• <li> tag  indicates the start of a new line item within a list.  <li> can be used with <ol>,<ul> and <dir> Attributes:  TYPE: type of bullet or numeral  VALUE: where to continue counting
    • Attribute type for <OL> 1 is the default: normal Arabic numerals. <OL TYPE=1> <LI>Turn left on Maple Street <LI>Turn right on Clover Court </OL> 1. Turn left on Maple Street 2. Turn right on Clover Court A makes the list use capital letters <OL TYPE=A> <LI>Turn left on Maple Street <LI>Turn right on Clover Court </OL> A. Turn left on Maple Street B. Turn right on Clover Court a makes the list use lowercase letters <OL TYPE=a> <LI>Turn left on Maple Street <LI>Turn right on Clover Court </OL> a. Turn left on Maple Street b. Turn right on Clover Court I makes the list use capital Roman Numerals <OL TYPE=I> <LI>Turn left on Maple Street <LI>Turn right on Clover Court </OL> I. Turn left on Maple Street II. Turn right on Clover Court i makes the list use lowercase Roman Numerals <OL TYPE=i> <LI>Turn left on Maple Street <LI>Turn right on Clover Court </OL> i. Turn left on Maple Street ii. Turn right on Clover Court
    • Example this code produces this <H3>Meeting Agenda</H3> <OL TYPE=A> <LI>Budget <OL TYPE=a> <LI>Equipment <LI>Salaries </OL> <LI>Convention Plans <OL TYPE=a> <LI>Accommodations <LI>Schedule </OL> </OL> Meeting Agenda A. Budget a. Equipment b. Salaries B. Convention Plans a. Accomodations b. Schedule
    • Attribute start for <OL>  START tells the browser what number to start counting at. this code produces this We now pick up where we left off yesterday with the chilled gelatin: <OL START=5> <LI>Place gelatin mold over plate <LI>Tap gently with a spoon <LI>Lift mold off of gelatin </OL> We now pick up where we left off yesterday with the chilled gelatin: 5. Place gelatin mold over plate 6. Tap gently with a spoon 7. Lift mold off of gelatin
    • <ul> tag  creates an unordered list.  The unordered part means that the items in the list are not in any particular order. this code produces this <UL><LI>Marketing <UL> <LI>Andy Hodges <LI>Trey Gregory </UL><LI>Engineering <UL> <LI>Karen Joslin <LI>Sheila Malone <LI>Karl Heinz </UL></UL> Marketing Andy Hodges Trey Gregory Engineering Karen Joslin Sheila Malone Karl Heinz
    • HTML Links and Anchors  The ability to link from one document to another is one of the most central features of HTML .  These connections are made using anchor tags to create links.  Internal - Links to anchors on the current page  Local - Links to other pages within your domain  Global - Links to other domains outside of your site
    • <a> tag  the <a></a> tags to define the start and ending of an anchor.  the cornerstone of HTML  the tag that makes hypertext hypertext.  the tag you use to make hyperlinks: the text that you can click on in your web browser to go to another web page.
    • Attributes of <a></a>  HREF: URL you are linking to  NAME: name a section of the page  TARGET: controls where the new document will be displayed when the user follows a link  "_blank"  "_parent"  "_self"  "_top"  TITLE: suggested title for the document to be opened
    • Attribute Values ValueDescription  _blank Load in a new window  _self Load in the same frame as it was clicked  _parent Load in the parent frameset  _top Load in the full body of the windowframenameLoad in a named frame
    • Examples  Internal link:  <a href="resumepage.html">my resume</A>  Local Link:  <a href="page2.htm">Go to page 2</a>  Global link:  <a href="http://www.yahoo.com/">Yahoo!</a>  Link to email:  <a href="mailto:nobody@html.net">E-mail at HTML.net</a>
    • Images  Images are a staple of any web designer, so it is very important that you understand how to use them properly.  Images made the web cool  The <img> tag is used to add images to HTML documents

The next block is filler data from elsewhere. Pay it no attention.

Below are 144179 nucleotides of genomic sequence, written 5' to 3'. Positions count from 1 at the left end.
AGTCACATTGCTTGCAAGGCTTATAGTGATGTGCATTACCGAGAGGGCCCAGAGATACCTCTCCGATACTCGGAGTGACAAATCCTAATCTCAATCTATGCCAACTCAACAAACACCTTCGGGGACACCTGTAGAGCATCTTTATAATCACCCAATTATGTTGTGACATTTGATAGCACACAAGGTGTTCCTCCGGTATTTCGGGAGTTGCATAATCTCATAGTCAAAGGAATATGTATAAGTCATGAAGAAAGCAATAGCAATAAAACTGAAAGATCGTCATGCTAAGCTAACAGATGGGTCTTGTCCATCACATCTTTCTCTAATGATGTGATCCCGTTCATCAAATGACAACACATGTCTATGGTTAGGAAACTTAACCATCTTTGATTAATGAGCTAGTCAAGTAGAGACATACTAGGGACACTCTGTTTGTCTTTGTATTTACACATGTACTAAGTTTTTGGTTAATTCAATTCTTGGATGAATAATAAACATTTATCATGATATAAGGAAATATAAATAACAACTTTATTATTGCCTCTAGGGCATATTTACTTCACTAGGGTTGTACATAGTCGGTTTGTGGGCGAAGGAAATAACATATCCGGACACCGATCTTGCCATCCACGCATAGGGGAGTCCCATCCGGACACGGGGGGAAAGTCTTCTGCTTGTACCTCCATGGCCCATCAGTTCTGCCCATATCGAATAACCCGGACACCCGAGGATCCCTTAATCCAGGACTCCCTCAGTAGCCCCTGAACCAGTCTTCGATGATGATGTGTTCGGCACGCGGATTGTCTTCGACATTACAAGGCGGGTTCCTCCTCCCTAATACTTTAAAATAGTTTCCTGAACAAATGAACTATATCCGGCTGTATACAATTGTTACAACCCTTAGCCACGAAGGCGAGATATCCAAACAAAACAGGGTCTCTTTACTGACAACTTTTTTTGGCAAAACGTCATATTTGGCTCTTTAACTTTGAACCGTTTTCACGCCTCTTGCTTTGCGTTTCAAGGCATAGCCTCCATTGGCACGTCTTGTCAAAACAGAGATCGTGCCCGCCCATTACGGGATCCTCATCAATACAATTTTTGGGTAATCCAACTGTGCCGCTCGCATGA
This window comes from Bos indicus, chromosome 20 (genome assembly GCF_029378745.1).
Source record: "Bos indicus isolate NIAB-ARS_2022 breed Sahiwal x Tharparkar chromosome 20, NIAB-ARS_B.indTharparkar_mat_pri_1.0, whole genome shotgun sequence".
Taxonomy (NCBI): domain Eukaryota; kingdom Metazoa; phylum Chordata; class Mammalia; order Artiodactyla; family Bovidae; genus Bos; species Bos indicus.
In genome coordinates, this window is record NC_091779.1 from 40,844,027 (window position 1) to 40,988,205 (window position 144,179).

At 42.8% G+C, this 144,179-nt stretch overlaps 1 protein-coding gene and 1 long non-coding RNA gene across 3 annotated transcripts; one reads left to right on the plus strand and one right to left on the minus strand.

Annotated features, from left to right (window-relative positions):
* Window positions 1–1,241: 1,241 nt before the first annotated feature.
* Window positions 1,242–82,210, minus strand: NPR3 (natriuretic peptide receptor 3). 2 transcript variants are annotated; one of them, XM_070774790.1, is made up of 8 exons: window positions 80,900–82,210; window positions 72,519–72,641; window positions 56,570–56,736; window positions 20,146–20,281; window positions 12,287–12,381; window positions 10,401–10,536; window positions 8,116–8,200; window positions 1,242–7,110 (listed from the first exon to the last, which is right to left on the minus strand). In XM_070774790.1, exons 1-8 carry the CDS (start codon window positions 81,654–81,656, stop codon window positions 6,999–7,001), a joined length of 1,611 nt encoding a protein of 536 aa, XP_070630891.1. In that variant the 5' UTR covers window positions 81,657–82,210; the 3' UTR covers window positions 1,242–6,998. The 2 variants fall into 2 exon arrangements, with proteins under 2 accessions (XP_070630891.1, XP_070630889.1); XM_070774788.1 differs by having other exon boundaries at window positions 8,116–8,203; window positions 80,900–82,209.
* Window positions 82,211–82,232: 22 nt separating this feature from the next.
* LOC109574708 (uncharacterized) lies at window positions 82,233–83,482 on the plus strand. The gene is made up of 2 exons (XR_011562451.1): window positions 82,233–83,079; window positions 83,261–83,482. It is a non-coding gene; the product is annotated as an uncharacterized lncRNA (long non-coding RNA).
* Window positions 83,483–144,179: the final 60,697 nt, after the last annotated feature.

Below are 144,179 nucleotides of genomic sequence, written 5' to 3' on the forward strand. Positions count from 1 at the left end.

• Attributes of the <img> tag  SRC: where to get the picture  ALT: text to show if you don't show the picture  WIDTH: how wide is the picture  HEIGHT: how tall is the picture  ALIGN: how text should flow around the picture  BORDER: border around the picture  HSPACE: horizontal distance between the picture and the text  VSPACE: vertical distance between the picture and the text
    • Example <img SRC="../graphics/pumpkin.gif" ALT="pumpkin“ /> <img src="images/logo.png" />
    • HTML Tables  Tables are a handy way to create a site's layout  The <table> tag is used to begin a table.  Within a table element are the <tr> (table rows) and <td> (table columns) tags.
    • An Example <table border="1"> <tr> <td>Row 1 Cell 1</td> <td>Row 1 Cell 2</td> </tr> <tr> <td>Row 2 Cell 1</td> <td>Row 2 Cell 2</td> </tr> </table> output
    • Spanning Multiple Rows and Cells  Use rowspan to span multiple rows and colspan to span multiple columns. <table border="1"> <tr> <th>Column 1</th> <th>Column 2</th> <th>Column 3</th> </tr> <tr> <td rowspan="2">Row 1 Cell 1</td> <td>Row 1 Cell 2</td> <td>Row 1 Cell 3</td> </tr> <tr> <td>Row 2 Cell 2</td> <td>Row 2 Cell 3</td> </tr> <tr> <td colspan="3">Row 3 Cell 1</td> </tr> </table>
    • Cell Padding and Spacing  With the cellpadding and cellspacing attributes you will be able to adjust the white space on your tables.  Spacing defines the width of the border  Padding represents the distance between cell borders and the content within.  Ex. <table cellspacing=“5” cellpadding=“10” border=“1”> The value you specify for padding and spacing is interpreted by the browser as a pixel value you. So a value of 10 is simply 10 pixels wide. Most attributes that use numeric values for their measurements use pixels.
    • Line Breaks  Line breaks are different then most of the tags we have seen so far.  A line break ends the line you are currently on and resumes on the next line.  Placing <br /> within the code is the same as pressing the return key in a word processor. <p> Will Mateson<br /> Box 61<br /> Cleveland, Ohio<br /> </p>
    • HTML Horizontal Rule  Use the <hr /> tag to display lines across the screen. Note: the horizontal rule tag has no ending tag like the line break tag.
    • HTML Layout  HTML layout is very basic.  Not many options exist with the body tag alone.  Tables on the other hand are the bread and butter of HTML layouts.  Any element may be placed inside of a table including tables themselves.
    • Basic Layout 1
    • Basic Layout 2
    • END OF LECTURE